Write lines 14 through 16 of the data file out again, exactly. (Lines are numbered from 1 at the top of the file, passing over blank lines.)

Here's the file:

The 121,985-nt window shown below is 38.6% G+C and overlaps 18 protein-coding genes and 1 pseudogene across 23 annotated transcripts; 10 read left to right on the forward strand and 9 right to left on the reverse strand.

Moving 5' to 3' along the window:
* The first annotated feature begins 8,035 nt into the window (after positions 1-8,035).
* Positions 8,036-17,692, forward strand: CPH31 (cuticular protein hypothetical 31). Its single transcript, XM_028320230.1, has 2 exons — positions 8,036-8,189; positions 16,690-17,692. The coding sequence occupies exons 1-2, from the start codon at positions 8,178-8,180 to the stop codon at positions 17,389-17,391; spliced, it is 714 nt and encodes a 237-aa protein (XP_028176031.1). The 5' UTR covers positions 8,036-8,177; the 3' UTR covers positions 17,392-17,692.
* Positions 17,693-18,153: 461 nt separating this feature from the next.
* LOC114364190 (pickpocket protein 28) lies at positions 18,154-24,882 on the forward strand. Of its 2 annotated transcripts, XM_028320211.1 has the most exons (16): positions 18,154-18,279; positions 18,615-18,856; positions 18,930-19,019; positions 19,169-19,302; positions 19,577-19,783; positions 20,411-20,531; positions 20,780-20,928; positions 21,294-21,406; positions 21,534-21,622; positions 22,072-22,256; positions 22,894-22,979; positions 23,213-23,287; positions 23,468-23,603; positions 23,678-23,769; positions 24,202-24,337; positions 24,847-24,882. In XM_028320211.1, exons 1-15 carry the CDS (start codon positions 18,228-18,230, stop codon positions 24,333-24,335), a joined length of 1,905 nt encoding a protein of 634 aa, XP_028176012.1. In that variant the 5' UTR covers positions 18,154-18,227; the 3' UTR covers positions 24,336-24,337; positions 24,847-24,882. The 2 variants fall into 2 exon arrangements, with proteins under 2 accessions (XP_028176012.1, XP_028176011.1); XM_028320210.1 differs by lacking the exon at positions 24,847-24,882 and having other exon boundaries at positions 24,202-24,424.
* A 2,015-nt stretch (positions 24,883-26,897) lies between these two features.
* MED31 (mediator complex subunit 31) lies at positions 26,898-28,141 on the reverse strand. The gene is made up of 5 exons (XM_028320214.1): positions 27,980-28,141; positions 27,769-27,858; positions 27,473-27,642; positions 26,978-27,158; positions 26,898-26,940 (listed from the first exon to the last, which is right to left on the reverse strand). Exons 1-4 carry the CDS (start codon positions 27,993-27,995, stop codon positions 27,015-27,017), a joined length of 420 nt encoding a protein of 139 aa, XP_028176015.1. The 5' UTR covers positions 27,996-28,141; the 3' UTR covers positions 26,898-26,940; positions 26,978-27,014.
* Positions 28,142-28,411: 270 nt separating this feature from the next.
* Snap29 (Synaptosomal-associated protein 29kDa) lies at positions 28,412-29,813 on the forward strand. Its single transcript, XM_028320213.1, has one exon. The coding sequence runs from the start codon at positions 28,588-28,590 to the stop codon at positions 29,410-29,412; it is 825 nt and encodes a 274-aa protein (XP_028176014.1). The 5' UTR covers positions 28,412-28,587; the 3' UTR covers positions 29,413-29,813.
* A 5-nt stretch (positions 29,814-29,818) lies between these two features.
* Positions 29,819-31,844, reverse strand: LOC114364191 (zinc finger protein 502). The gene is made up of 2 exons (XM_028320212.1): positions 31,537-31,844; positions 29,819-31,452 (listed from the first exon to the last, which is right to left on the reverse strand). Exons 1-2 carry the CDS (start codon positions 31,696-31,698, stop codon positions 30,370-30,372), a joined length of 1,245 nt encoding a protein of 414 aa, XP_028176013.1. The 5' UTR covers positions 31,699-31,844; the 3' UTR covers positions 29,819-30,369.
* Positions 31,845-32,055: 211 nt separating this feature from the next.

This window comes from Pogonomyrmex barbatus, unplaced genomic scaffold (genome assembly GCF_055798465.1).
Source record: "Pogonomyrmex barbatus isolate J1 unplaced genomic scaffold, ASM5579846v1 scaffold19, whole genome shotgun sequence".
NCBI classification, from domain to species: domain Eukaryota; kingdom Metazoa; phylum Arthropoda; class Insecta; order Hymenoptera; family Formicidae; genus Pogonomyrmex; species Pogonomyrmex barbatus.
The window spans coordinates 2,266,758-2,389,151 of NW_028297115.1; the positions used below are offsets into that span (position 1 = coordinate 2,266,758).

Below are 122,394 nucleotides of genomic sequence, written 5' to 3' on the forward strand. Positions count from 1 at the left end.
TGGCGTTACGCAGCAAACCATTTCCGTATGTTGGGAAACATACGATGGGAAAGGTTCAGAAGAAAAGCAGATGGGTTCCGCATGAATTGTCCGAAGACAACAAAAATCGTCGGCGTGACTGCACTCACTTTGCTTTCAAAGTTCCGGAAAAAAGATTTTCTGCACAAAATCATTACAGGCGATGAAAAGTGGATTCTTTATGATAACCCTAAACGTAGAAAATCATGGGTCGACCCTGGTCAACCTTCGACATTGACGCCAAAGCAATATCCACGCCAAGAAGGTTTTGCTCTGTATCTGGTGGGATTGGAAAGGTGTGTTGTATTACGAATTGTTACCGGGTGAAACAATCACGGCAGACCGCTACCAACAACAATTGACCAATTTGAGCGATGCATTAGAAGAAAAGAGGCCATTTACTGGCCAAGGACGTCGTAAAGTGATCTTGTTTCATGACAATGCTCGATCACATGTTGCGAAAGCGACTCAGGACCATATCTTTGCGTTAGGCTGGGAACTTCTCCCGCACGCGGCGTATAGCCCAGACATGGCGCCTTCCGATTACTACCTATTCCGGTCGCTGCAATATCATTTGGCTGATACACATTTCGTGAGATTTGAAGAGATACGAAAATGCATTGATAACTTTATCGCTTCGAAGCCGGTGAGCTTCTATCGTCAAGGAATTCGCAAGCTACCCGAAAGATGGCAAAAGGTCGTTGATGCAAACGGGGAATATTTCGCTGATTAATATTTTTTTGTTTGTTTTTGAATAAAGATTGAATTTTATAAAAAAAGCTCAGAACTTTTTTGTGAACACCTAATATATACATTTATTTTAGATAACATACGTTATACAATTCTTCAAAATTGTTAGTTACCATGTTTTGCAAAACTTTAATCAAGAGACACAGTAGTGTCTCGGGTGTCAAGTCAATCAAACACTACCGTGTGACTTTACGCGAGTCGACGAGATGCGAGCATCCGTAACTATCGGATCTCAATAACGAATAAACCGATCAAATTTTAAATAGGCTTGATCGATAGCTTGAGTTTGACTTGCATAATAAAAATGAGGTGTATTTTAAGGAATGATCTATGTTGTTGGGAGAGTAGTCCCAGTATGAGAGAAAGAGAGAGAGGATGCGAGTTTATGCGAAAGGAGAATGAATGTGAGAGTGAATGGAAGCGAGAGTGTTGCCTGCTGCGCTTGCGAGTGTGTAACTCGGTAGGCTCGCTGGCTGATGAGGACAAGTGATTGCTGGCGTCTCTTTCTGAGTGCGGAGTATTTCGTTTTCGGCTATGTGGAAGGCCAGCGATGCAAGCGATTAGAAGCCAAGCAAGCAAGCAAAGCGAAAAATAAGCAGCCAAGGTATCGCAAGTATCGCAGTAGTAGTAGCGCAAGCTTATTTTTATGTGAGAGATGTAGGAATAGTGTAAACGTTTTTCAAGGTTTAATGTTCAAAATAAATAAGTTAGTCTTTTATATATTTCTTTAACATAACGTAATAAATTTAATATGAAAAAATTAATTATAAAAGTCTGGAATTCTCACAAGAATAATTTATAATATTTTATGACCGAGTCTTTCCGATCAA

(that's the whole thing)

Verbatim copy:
This window comes from Pogonomyrmex barbatus, unplaced genomic scaffold (genome assembly GCF_055798465.1).
Source record: "Pogonomyrmex barbatus isolate J1 unplaced genomic scaffold, ASM5579846v1 scaffold19, whole genome shotgun sequence".
NCBI classification, from domain to species: domain Eukaryota; kingdom Metazoa; phylum Arthropoda; class Insecta; order Hymenoptera; family Formicidae; genus Pogonomyrmex; species Pogonomyrmex barbatus.